So what went down last night? Team Guardian is still reeling from a wonderful set by Chilean producer and DJ Matias Aguayo, which blended up tropical post-punk with booming techno. Blast by Esa was a particular facemelter:
The first performance on the Pyramid stage has already been and gone – it was Haçienda Classical, playing orchestral version of smash hit rave tunes. Harriet Gibsone was on hand:
And so it begins. If the enormous crowd for Haçienda Classical is anything to go by, then Glastonbury 2017 is raring to rave. In previous years the opening slot on the Pyramid stage welcomes a smattering of early risers laying down their rugs and staking out their space for the rest of the day. This year, however, the nocturnal grooves, hedonistic stabs of piano and soul-quaking gospel vocals attracts everyone from dehydrated bucket-hat-wearing lads who lurked in the Manchester club in the 90s, energy-filled teens who are drawn to beats like glitter-adorned moths to flame, and families having their porridge oats and orange juice on picnic chairs.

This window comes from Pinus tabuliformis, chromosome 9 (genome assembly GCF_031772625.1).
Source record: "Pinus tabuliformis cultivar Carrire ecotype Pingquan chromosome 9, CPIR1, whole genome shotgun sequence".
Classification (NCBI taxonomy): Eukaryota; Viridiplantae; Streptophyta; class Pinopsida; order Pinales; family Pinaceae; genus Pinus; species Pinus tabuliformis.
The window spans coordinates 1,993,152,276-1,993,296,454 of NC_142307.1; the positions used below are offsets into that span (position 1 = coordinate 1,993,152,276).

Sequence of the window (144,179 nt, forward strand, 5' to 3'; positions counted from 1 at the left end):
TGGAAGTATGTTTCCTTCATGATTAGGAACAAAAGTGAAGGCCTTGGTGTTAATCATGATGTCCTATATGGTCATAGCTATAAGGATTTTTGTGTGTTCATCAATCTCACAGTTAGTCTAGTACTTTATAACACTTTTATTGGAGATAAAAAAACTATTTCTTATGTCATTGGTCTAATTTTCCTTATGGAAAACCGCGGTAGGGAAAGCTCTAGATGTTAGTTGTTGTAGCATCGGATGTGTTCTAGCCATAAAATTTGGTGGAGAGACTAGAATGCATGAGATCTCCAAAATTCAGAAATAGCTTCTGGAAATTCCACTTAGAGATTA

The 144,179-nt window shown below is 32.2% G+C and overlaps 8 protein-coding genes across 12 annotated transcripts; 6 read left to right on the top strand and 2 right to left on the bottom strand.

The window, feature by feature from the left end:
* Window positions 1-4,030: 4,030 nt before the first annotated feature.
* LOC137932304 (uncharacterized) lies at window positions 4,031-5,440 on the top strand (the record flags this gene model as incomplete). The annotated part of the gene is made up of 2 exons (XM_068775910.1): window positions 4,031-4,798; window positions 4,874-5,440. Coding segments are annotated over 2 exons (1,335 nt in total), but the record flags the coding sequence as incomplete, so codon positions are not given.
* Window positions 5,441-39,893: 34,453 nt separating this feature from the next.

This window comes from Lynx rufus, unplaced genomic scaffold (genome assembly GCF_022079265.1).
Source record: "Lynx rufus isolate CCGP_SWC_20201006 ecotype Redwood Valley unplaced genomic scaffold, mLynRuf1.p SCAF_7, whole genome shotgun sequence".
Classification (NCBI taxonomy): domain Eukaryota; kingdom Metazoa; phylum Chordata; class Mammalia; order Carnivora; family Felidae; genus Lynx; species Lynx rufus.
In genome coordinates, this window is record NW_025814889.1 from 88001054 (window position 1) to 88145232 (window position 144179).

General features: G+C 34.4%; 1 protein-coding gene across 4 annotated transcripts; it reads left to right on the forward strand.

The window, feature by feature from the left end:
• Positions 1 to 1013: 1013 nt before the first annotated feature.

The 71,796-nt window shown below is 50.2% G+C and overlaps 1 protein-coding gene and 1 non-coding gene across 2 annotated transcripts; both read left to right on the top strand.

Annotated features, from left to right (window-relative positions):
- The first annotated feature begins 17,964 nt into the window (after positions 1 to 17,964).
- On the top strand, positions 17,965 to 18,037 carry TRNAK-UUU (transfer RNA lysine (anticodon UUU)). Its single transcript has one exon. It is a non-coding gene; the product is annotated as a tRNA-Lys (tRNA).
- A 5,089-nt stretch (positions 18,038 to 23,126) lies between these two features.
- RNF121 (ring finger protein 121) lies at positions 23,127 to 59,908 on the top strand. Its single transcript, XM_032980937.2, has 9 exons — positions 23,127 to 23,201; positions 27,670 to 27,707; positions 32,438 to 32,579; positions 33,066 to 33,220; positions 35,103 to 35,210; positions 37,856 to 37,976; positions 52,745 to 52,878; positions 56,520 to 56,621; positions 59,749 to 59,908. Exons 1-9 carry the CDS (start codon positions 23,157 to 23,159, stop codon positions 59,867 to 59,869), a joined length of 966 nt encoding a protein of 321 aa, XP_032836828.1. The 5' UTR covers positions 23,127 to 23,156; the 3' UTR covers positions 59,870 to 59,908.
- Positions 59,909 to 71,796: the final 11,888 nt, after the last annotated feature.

It’s an usual cross-section, but such is the populist appeal of twinning turbocharged club music with a luscious live band setup packed with surging brass, strings, and a hype-man in a waistcoat. It’s the ramped-up take on Ultra Nate’s Free that raises arms in the air and ignites the masses like an overly caffeinated Zumba class. Even the most cynical of minds can’t feel a little giddy at the optimism in the field already.
Welcome to Glastonbury 2017!
Morning all! We’re on site at Glastonbury, where the clouds look benign, the bacon baps are being scoffed, and the glitter beards are being applied. We’ll be liveblogging throughout the weekend, bringing you all the best performances, photos, bizarre individuals, overheard nonsense, and so forth. There will also be beautiful galleries, incisive reviews of the headliners, and news about a certain (non-glitter) bearded special guest. Keep it locked, as they say.